Serverless development evolves: Why my team uses Zappa

Serverless architecture has quickly emerged as the up-and-coming way to develop cloud-based applications. The benefits of serverless computing—zero server maintenance, out-of-the-box scalability, and ground-up support for asynchronous workflows—are just too good to ignore. It’s a developer’s dream.

But serverless architecture comes with a catch. These operational advantages carry a hefty price for developers: laborious configuration, immature frameworks, a lack of tooling, and a dearth of established design patterns. Until recently, going serverless meant throwing out decades of established tools and practices and starting over. In a nutshell, making serverless apps can be painful.

That's why I selected the open-source Zappa as my serverless Python framework on a recent project for a dotcom start-up. I wanted to eliminate the burden of server maintenance for the young company and to design a cost-effective cloud architecture that was cheap when traffic was low. 

I wanted something that would scale as the company grew. But I wanted these benefits without the unpleasant side effects that I’d encountered when working on serverless apps. After doing the research, it became clear that Zappa embodied the culmination of the progress that serverless technology has made over the last 18 months. Here's why.

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Serverless evolution: From SAM to Zappa

The serverless evolution began when Amazon Web Services (AWS) open sourced its Serverless Application Model (SAM). SAM is a simplified template syntax for CloudFormation, AWS’s infrastructure-as-code framework, that reduced the jaw-dropping amount of code previously required to automate the deployment of serverless apps.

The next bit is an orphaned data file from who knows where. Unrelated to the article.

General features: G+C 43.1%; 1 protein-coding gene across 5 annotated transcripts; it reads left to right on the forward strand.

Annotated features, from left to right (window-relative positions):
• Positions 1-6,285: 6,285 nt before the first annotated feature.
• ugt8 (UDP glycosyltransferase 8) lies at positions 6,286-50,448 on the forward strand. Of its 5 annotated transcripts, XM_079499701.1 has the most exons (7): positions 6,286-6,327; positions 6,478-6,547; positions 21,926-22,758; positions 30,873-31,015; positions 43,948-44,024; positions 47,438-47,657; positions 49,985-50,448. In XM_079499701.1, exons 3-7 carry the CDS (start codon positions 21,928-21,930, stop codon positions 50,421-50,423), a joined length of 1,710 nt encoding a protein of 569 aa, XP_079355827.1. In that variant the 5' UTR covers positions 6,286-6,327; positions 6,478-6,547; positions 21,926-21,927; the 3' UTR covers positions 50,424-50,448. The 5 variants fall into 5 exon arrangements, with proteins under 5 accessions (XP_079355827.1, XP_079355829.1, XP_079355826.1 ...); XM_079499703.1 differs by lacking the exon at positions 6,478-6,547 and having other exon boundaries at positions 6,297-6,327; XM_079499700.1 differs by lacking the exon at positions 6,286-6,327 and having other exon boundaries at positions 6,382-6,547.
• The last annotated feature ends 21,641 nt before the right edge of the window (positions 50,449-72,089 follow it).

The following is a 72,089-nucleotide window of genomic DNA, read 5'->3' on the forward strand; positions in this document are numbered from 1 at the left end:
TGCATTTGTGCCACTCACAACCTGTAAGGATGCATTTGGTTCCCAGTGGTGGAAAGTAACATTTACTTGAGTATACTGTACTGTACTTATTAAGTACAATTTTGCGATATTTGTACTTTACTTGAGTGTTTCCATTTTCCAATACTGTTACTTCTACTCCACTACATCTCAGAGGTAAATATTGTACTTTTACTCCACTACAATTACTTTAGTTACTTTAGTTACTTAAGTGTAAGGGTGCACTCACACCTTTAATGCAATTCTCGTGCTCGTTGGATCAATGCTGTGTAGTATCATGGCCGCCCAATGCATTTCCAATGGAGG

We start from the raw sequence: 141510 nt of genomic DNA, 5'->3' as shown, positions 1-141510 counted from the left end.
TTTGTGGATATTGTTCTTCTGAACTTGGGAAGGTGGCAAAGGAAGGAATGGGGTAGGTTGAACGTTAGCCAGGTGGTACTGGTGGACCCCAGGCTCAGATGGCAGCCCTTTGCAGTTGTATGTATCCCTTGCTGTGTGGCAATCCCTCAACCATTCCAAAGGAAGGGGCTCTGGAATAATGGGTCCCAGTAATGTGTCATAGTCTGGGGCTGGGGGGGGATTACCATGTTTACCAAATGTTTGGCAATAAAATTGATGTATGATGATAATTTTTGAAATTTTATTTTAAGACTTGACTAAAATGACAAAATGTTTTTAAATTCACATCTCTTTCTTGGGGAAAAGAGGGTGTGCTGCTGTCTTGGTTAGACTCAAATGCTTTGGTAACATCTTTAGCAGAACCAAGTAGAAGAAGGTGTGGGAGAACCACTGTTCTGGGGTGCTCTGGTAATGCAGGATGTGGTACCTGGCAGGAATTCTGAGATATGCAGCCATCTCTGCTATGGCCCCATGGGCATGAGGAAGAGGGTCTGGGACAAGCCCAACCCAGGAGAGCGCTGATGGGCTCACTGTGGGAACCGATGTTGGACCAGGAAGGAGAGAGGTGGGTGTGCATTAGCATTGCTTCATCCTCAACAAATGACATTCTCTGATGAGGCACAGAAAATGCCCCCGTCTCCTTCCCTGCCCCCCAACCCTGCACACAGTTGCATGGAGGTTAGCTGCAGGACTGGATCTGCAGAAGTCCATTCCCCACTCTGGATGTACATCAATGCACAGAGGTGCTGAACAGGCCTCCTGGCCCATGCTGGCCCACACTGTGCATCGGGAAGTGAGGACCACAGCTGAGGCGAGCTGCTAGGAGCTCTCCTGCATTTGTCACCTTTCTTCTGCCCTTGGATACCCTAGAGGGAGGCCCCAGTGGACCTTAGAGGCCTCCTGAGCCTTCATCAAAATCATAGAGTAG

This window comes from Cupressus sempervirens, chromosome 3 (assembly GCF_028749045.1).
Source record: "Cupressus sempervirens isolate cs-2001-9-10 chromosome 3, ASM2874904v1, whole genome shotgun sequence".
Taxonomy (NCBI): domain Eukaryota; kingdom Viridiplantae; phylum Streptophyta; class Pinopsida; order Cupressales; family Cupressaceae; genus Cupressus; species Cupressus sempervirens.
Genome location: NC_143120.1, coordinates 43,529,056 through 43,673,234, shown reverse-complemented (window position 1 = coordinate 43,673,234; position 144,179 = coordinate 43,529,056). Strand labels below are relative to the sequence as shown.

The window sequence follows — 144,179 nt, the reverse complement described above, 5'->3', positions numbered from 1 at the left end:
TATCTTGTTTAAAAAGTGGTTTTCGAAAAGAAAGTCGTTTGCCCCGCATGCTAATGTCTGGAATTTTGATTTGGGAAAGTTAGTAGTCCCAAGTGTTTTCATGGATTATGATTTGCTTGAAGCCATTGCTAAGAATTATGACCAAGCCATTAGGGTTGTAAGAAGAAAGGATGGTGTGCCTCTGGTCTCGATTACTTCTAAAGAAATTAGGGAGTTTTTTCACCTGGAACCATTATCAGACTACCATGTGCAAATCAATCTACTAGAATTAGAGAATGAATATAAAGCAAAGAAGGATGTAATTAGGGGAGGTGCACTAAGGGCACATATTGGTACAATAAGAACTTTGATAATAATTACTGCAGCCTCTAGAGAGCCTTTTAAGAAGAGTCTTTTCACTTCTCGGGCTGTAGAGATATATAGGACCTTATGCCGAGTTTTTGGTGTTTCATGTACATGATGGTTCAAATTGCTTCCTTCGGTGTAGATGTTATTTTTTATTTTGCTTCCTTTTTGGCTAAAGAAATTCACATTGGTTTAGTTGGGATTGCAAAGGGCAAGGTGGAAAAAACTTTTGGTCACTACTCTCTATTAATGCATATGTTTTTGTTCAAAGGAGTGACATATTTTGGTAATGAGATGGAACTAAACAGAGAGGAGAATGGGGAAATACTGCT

SAM made configuration a little better for some uses, but it was only an incremental improvement. The fundamental problem still remained: Developing applications as Lambda functions required starting over with new design patterns and Lambda-compatible libraries. For the Python crowd, this meant kissing time-saving application frameworks such as Django and Flask goodbye.

Fortunately, the universe of supporting tools and frameworks has evolved rapidly thanks to another AWS release, version 1.0 of Chalice, a Python framework and command-line utility for serverless application development. Chalice provides some neat features, such as automatically generating an IAM security policy based on an inspection of your code (this is amazing, I’m not going to lie), but it still doesn’t provide the application scaffolding that we’ve come to rely on for rapid application development.

Enter Zappa, an open-source project maintained by the smart folks at gun.io. Zappa is a full-featured command-line tool that Lambda-fies Flask and Django applications. Technically speaking, it’s a framework that packages and deploys WSGI-compatible Python applications to an AWS Lambda function. Zappa is an "easy button" for Flask and Django serverless deployment.

With Zappa, you can have your cake and eat it too. You can develop applications locally using your favorite IDE, continue writing code using the Python libraries that you’ve come to rely on, and use best practice design patterns. Then, when it’s time to deploy, you just run "zappa deploy" at the command line to package up your traditional app and deploy it to AWS Lambda. Voilà!

There is no such thing as a free lunch. As with any framework, Zappa takes time to learn, and it has its quirks. But Zappa is much easier to get started with and has far fewer quirks than most open-source frameworks. Given the enormous benefit it provides—combining the power of serverless deployment with the ease of traditional application development—it’s well worth the small investment in ramp-up time.

What I like about Zappa

Here are a few of the features that Zappa provides that I find particularly compelling:

  • Good documentation: The Zappa README page provides simple, but comprehensive, documentation.
  • The Quick Start Wizard: Zappa has a neat interactive wizard that helps you set up Zappa projects quickly when you’re first getting started.